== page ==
Summer Growth

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A lot has happened in my garden in the last month. The big thing is that my raccoon count has increased by four. It all started several weeks ago when I noticed a few plants out of place and some damage here and there.

My super fancy begonia: CRUNCH!

The sedums on the top of my brick plant wall: What a GREAT perch!

The sedum-filled bird bath on the ground: DIG, DIG, DIG!

Then one morning I awoke to find a good part of my perennial garden flattened. It was as if a bunch of juvenile raccoons had shimmied down the tree and had a kegger underneath it. Irises, coral bells, hellebores, hostas, Solomon’s seal, wild geranium: all crushed, “I’m sorry, but was there something growing under my butt?”

One neighbor asked how I knew the damage was done by raccoons and not something else like a cat. The answer is that it looked like the damage was done by a bunch of real jerks–the tell-tale sign of raccoons.

This was exactly how it all started three years ago when minor backyard trashing led to John and I discovering that the raccoons had moved in with us. This time, John and I decided to trap prophylactically before the raccoons got too comfortable. In the last week and a half we’ve hauled off three juveniles and an adult. The juveniles are a problem because they decide to get defensive as you try to release them instead of running for freedom. John’s tired of their attitude.

MEANWHILE, I chopped down my forest of greens in early June, stowed them for use in tasty soup, and then planted basil in their place.

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Note the awesome, poorly spelled garden marker created by the kids at Patchwork. I’ve got a fun collection of the oddly spelled and spaced ones. Here’s another:

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I’ve also harvested my garlic. I’d cut the scapes off a couple weeks before the harvest and John and I just used the last of them in a garlic scape and pistachio pesto last night. Tasty! Above ground the garlic plants were huge, but below ground I still haven’t achieved consistently large garlic cloves. Still, I think it’s a fun plant.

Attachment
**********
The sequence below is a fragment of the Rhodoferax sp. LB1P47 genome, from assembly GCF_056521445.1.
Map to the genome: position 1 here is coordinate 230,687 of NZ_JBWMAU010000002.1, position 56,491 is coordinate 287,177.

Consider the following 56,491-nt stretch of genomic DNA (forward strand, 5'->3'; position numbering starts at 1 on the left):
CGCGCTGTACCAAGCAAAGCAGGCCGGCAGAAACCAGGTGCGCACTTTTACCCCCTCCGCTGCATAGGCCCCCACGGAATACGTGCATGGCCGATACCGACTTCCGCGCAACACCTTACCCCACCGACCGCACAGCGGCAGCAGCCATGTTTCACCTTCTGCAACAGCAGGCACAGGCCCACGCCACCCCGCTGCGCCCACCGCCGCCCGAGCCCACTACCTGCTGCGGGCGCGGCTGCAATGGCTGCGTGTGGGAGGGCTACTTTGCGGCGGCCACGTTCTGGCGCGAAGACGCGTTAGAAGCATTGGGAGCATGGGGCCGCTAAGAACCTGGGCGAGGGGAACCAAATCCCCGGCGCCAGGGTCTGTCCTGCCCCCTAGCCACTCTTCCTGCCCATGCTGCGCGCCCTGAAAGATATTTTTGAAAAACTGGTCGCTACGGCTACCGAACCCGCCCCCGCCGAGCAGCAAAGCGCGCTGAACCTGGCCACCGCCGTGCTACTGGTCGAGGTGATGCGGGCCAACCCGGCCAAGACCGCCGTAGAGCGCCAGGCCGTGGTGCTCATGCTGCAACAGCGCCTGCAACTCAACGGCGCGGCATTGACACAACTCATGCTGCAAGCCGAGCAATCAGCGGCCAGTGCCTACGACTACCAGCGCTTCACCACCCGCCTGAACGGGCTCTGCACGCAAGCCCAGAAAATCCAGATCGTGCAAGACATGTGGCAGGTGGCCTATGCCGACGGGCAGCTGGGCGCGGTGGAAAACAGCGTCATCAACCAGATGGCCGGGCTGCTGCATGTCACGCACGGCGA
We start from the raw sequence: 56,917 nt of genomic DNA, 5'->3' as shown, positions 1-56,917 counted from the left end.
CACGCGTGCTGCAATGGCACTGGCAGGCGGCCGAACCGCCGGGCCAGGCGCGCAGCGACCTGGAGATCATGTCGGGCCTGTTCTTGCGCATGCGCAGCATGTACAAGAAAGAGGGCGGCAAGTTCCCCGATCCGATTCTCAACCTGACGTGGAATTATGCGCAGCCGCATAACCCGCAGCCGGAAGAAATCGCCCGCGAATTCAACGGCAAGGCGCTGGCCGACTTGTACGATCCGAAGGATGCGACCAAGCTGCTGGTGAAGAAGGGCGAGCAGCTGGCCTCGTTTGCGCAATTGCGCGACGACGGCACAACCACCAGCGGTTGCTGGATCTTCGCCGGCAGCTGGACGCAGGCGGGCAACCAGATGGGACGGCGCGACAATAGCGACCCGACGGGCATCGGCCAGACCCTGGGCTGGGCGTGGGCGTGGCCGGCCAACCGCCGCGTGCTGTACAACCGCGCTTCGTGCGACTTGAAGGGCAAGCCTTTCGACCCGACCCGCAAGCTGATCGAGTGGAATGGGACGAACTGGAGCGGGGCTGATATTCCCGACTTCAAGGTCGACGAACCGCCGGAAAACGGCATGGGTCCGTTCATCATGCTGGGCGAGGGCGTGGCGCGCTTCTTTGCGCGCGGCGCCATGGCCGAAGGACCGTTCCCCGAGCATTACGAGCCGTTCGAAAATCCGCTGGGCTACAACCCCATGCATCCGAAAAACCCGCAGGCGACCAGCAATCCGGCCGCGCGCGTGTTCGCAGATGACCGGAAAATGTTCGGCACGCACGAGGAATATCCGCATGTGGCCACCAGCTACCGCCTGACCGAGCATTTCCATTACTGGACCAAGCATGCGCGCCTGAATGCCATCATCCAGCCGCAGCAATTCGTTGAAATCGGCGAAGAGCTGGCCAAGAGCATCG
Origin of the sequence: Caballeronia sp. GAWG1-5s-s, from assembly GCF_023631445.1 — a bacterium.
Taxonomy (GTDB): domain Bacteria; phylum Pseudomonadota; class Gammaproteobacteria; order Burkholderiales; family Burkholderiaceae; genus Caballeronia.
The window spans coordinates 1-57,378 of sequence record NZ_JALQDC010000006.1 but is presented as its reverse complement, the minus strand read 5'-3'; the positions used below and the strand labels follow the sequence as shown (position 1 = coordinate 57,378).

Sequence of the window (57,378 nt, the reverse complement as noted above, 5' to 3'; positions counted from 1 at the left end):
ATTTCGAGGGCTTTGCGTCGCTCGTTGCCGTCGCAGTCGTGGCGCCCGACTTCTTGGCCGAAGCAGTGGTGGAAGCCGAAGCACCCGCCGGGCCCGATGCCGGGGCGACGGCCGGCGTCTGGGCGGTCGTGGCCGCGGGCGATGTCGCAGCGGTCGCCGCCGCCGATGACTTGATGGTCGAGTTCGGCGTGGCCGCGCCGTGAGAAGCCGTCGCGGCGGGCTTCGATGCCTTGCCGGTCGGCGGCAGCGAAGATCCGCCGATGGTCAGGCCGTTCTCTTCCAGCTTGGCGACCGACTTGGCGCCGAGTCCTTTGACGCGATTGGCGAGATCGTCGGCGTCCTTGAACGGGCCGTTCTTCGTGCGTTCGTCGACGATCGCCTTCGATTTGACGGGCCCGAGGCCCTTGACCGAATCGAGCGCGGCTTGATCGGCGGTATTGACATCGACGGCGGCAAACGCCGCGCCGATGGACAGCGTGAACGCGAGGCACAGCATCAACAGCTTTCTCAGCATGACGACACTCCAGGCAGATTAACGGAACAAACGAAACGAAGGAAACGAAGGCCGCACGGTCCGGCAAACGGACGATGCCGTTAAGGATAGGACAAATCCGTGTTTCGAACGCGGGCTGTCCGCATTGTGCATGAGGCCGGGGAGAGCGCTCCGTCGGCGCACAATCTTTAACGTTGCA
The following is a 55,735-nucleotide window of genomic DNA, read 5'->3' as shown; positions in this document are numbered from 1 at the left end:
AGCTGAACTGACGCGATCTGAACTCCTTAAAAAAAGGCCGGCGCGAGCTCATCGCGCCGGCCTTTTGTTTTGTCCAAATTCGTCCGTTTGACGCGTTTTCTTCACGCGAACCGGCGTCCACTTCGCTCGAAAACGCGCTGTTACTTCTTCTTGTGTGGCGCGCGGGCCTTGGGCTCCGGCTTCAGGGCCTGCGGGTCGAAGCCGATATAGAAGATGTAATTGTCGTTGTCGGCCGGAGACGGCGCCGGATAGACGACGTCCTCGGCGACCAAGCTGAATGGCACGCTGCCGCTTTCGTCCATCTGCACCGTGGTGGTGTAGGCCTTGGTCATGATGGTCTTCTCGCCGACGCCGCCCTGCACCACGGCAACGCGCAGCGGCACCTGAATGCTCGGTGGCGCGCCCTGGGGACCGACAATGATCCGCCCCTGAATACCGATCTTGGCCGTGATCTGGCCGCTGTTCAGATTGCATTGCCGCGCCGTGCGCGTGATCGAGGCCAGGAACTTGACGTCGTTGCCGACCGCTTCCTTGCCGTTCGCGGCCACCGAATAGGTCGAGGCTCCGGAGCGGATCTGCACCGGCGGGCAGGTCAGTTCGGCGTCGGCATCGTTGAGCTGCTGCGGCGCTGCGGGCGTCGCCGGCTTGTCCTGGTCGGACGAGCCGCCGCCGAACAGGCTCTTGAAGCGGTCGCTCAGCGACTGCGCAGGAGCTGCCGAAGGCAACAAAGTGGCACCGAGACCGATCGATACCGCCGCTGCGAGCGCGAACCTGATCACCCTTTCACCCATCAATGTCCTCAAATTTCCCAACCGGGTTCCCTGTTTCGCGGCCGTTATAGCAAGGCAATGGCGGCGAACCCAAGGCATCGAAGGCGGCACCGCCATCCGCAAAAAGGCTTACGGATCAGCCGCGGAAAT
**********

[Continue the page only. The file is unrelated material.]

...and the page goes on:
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I’m cautiously optimistic about the corn. Maybe it will work! A few ears have beautiful purple silk on them. The other day I was watering the raised bed and it was as if the corn plants sighed a breath heavy with the scent of corn pollen. I could have closed my eyes and been transported back to my time growing up in Northwest Ohio.

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The lima beans have a new trellis to climb:

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And it’s blueberry and apple season!

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6 thoughts on “Summer Growth

  1. Amy, your attitude is the best. I don’t think I would be so tolerant after all that work. Your pics bring me joy, especially thinking of little you and Kirsten living surrounded by corn fields! Hate to admit it, but I remember those black flies better than anything from your farm… and the kittens!

  2. Lively text and great photos, Amy! What a good way to start the day–looking at Amy’s “Squirrels and Tomatoes”! You’ll have blueberries and apples, I see; hmmmm . . . wonder what you’ll bake, using that fruit!

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